Prior to August 1, 2015, the statutory deductible for non-pecuniary damages in Ontario was $30,000 under the Insurance Act. A plaintiff’s general damages award was only subject to the deductible if the damages did not exceed $100,000. On August 1, 2015, legislative changes took effect to increase the amount of the deductible to $36,540, and to increase the monetary threshold to $121,799. As of January 1, 2016, the deductible will continue to increase with inflation each year.
Currently, the courts are struggling to determine whether the new changes are to be applied retroactively. For example, if a plaintiff was injured in an accident in 2010, would the new or old deductible apply?
The question before the courts is if the new deductible is a “substantive” change, or a “procedural” change. If the change is found to be substantive, the old deductible amount applies for accidents that occurred prior to the changes. If it is found to be procedural, the new deductible will be effective immediately for all ongoing motor vehicle accident cases.
So far, the courts have differed in their analyses. In Vickers v. Palacious, 2015 ONSC 7647, the court found that determining the amount of the deductible was a procedural issue. Vickers relied on Somers v. Fournier,  OJ No. 2543, which dealt with whether the legislation with respect to the general damages cap in Ontario was to be considered a substantive or a procedural matter. Vickers echoed the conclusion in Somers, which found that while entitlement to damages is a substantive matter, the quantification of damages was procedural, and therefore, the increased deductible is to be applied retroactively. The court in Corbett v. Odorico, 2016 ONSC 1964, followed Vickers, and stated that the regulations are in place to “fix the deductible amounts in current dollars, just as jury verdicts and other court judgments are in current dollars.”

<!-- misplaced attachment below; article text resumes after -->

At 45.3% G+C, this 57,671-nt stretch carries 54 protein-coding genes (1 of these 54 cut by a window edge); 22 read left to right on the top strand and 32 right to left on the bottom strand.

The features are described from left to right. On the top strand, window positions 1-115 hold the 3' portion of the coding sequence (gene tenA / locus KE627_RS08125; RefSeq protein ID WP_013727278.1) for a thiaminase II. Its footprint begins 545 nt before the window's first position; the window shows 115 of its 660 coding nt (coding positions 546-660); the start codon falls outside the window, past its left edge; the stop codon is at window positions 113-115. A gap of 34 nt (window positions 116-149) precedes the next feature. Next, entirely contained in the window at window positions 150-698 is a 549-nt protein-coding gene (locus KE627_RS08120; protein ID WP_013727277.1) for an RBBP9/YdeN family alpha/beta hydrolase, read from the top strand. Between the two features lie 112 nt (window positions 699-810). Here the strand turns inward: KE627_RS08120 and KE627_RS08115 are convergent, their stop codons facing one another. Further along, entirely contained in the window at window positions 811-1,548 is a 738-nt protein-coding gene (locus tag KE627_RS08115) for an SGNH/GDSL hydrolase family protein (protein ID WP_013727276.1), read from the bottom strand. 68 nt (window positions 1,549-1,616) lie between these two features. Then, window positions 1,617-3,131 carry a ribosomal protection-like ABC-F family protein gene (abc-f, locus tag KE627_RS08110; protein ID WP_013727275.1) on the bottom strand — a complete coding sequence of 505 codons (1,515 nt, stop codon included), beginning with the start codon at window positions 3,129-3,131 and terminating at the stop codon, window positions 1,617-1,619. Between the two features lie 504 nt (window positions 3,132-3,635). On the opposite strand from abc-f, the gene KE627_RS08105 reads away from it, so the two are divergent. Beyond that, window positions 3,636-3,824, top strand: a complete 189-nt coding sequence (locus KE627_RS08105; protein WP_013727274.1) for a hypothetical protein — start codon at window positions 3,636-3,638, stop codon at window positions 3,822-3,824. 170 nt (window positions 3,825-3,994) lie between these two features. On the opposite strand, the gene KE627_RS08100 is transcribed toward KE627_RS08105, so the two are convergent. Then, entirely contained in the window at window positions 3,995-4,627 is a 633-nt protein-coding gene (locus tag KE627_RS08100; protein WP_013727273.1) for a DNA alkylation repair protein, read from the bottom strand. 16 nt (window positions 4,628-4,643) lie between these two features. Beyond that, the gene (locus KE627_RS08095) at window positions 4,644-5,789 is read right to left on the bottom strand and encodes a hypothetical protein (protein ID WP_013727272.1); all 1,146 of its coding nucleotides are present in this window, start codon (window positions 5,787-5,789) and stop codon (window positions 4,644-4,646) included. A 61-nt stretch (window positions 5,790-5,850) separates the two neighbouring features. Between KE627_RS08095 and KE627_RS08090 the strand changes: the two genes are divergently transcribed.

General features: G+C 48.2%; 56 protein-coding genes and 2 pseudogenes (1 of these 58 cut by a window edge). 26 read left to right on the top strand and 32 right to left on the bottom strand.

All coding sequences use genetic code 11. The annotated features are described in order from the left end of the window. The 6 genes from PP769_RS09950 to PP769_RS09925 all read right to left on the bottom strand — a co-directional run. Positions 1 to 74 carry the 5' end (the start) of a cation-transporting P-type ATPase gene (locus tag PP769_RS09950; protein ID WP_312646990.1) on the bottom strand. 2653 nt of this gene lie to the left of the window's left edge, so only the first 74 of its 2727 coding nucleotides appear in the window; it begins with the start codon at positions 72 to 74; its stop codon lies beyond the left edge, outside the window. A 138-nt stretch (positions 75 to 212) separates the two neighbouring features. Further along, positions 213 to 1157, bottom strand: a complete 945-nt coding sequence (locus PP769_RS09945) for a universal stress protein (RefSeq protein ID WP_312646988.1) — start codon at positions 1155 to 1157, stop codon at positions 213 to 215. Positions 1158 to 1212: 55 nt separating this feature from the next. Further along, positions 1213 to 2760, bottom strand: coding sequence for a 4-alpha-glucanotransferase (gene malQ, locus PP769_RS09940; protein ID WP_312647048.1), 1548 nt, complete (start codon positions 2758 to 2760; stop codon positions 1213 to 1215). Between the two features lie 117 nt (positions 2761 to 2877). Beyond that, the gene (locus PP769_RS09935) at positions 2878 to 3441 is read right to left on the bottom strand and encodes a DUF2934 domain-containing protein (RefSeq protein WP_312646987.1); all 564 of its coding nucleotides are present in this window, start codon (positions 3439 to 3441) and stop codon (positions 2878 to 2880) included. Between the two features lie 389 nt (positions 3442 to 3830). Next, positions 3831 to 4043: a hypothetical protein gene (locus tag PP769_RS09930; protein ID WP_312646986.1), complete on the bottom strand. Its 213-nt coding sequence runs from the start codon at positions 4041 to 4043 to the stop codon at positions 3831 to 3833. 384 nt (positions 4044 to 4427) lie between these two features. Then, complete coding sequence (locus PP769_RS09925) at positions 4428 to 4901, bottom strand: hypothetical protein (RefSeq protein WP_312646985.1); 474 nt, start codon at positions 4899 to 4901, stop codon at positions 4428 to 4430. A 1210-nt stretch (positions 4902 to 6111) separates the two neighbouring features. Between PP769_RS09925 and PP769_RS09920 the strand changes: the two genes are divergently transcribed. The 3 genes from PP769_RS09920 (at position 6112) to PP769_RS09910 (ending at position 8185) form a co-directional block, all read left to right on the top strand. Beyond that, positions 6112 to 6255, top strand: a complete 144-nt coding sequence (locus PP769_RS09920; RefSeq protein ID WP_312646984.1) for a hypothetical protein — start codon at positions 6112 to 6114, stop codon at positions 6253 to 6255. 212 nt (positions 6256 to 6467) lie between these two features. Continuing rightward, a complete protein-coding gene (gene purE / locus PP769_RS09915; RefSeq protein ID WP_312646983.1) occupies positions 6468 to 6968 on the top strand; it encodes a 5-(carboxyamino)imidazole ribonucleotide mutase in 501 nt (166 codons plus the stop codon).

In El-Khodr v. Lackie, 2015 ONSC 4766, the court was concerned with whether changes to pre-judgment interest rates were to be applied retroactively. It found that they were not, as the changes were substantive in nature. Interestingly, the court did not follow the same line of reasoning in Somers that Vickers did; instead, it was argued that the decision in Somers was restricted to the issue of the non-pecuniary damages cap. Applying the same logic as in El-Khodr, the court in Cobb v. Long Estate, 2015 ONSC 6799, found that the new statutory deductible could not be applied retroactively, as it was a matter of substantive law. The court noted that insurers have been setting premiums based on the deductible of $30,000, and would therefore obtain a windfall if they received the benefit of a higher deductible at the end of a case.
As these cases differ in their conclusions, a decision will have to be made by the Court of Appeal in order to offer some clarity in this matter.
Bogoroch & Associates LLP has extensive experience in motor vehicle accident litigation and accident benefits. Bogoroch & Associates LLP strongly believes that victims of motor vehicle accidents are entitled to access to justice. Please contact Richard Bogoroch (email@example.com) or Yoni Silberman (firstname.lastname@example.org) for further information on how we can assist you or your family member.
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